Hospital system administrators in San Diego are keeping a close eye on the East Coast where the states of New York and Massachusetts have already ordered hospitals nearing capacity to cancel non-emergency surgeries.
But a Scripps Health chief medical officer says these types of mandates will only make a potential COVID surge in hospitals worse.
“As I was pulling into the hospital, they called me and said don’t come in for your appointment because your surgery has been canceled,” said Lynda Morris, who lives in Rochester, New York.
Morris was looking forward to Friday -- the day she would finally get a knee replacement surgery. She was supposed to have that surgery back in October, but vaccine mandates led to a worker shortage at her hospital in Rochester.
Without the surgery, Morris, who's normally active, can’t move around without a painful limp. That’s especially troublesome given that she lives alone.
Get San Diego local news, weather forecasts, sports and lifestyle stories to your inbox. Sign up for NBC San Diego newsletters.
Morris joins thousands of East Coast patients in need of so-called "elective" surgeries who must now wait, indefinitely, until the number of COVID cases goes down.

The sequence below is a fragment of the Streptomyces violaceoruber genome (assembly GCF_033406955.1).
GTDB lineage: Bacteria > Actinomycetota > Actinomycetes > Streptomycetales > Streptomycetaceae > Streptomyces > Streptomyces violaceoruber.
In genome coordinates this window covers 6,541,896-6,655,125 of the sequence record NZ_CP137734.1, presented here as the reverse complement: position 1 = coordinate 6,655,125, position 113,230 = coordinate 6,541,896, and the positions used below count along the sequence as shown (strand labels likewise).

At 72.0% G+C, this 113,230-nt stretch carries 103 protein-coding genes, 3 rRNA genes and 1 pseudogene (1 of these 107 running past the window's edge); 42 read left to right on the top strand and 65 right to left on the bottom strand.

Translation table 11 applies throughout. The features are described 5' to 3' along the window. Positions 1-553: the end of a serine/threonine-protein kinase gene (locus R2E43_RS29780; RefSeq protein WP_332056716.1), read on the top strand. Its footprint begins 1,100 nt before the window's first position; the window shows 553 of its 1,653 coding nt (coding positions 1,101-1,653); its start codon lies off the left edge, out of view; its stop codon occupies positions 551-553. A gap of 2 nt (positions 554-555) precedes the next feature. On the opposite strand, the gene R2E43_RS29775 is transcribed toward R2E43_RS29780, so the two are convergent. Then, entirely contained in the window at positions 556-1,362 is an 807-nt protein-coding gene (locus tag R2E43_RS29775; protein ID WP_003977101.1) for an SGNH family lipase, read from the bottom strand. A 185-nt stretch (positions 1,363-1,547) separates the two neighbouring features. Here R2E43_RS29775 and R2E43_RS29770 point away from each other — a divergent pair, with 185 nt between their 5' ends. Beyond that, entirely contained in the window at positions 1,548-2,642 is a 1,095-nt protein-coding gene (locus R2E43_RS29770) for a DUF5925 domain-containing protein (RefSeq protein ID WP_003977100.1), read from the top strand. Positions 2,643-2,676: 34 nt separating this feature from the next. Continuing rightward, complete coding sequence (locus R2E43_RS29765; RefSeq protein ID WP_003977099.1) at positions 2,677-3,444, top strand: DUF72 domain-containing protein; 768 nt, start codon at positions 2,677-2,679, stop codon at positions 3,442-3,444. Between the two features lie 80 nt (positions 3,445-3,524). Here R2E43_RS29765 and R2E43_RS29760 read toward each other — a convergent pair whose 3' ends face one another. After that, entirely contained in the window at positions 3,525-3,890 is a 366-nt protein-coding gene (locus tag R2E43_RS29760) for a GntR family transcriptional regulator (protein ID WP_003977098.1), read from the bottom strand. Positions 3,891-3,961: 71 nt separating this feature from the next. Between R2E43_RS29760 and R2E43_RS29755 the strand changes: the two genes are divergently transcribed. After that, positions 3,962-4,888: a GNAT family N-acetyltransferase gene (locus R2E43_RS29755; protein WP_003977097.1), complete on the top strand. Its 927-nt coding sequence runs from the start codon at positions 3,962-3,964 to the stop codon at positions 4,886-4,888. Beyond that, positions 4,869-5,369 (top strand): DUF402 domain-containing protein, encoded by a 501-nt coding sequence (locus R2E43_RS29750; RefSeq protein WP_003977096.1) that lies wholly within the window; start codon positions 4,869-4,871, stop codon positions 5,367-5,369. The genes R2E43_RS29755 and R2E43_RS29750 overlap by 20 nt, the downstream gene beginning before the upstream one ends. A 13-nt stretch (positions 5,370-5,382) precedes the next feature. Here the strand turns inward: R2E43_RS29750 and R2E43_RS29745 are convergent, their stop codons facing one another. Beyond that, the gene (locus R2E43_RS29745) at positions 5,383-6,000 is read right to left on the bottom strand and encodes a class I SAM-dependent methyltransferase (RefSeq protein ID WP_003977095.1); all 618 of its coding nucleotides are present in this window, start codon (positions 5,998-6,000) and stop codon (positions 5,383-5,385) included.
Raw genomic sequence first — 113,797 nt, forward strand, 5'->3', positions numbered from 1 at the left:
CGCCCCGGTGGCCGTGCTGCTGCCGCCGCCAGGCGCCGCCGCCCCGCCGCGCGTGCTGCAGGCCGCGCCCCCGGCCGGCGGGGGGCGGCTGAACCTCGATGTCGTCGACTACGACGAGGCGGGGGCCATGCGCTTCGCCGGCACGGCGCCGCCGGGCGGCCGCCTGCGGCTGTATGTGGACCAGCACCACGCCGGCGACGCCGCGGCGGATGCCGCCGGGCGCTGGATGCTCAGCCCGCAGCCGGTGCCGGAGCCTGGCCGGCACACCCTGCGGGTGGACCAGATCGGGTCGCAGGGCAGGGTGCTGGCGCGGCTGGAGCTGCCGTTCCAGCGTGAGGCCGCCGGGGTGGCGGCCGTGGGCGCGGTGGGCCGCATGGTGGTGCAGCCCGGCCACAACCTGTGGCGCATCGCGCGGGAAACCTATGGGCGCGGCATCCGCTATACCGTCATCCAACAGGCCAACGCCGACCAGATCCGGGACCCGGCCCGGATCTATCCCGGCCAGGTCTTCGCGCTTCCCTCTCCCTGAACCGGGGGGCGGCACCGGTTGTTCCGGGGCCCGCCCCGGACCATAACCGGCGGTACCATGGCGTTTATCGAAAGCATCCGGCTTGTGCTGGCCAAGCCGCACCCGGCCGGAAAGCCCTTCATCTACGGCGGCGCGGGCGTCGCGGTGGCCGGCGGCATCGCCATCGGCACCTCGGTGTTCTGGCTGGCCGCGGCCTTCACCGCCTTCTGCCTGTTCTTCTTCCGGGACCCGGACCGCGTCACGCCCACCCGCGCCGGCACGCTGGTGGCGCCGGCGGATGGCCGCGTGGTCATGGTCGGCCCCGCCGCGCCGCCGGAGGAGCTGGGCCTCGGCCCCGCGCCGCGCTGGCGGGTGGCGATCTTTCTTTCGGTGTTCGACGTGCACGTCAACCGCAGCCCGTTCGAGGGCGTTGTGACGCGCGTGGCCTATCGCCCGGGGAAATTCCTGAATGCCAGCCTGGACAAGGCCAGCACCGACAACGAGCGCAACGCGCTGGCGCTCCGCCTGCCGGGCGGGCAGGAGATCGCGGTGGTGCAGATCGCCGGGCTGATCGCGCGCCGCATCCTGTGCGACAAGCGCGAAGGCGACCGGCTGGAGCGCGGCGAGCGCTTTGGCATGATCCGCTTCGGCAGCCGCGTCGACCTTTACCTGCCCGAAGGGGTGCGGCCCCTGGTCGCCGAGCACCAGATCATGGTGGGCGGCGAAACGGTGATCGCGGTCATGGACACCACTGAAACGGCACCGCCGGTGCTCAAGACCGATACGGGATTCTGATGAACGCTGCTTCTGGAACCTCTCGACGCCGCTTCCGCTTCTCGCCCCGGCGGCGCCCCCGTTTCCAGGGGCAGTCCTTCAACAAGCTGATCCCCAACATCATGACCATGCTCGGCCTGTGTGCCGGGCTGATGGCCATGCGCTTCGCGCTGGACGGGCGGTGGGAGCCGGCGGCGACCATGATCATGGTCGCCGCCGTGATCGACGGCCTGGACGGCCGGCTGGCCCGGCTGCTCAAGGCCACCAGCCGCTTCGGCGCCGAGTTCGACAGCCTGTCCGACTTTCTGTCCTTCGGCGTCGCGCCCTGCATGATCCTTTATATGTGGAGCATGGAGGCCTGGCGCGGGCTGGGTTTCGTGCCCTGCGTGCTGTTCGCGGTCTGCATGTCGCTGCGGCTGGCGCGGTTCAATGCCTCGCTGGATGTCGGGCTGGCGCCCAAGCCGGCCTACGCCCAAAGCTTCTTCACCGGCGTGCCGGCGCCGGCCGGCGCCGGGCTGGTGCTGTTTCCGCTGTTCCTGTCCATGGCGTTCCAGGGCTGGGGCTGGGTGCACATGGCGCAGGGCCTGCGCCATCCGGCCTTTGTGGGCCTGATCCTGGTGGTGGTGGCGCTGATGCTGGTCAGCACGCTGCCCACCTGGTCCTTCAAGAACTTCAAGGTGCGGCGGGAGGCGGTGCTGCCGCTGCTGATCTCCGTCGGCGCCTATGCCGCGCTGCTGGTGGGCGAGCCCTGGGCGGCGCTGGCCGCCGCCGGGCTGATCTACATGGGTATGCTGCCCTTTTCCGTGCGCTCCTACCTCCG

In San Diego, hospitals similarly were mandated to cancel all non-emergency procedures at the onset of COVID in 2020. It led to a major backlog of surgeries, one which wasn’t helped by cyberattacks and staffing shortages.
On Jan. 8, 2021, Scripps Health was treating 500 COVID patients in its hospitals -- 84 of them in the ICU. Things are significantly improved for now. Scripps Health has 84 COVID patients on hospital beds – 21 of them are in the intensive care unit.
But Scripps Health Chief Medical Officer of Acute Care Dr. Ghazala Sharieff says if those numbers go up, as they have across the country, she hopes government officials let hospitals figure out how to handle a patient surge. Sharieff says the mandates are well-meaning but ultimately misguided, as they not only hurt patient care by delaying serious procedures but don’t do much to help hospitals treat COVID patients.
“What we would like is no mandates," Sharieff said. "Let us manage this. We know what staff we have. We know where we need to move that. Just closing down a clinic doesn’t mean that clinic staff can go into the operating room. So we’ve learned how to manage this. Let us adjust our caseload, we’ve learned which cases need to go.”
The governor of New York announced the mandates on elective surgeries right after Thanksgiving and said the state will revisit the mandate on Jan. 15.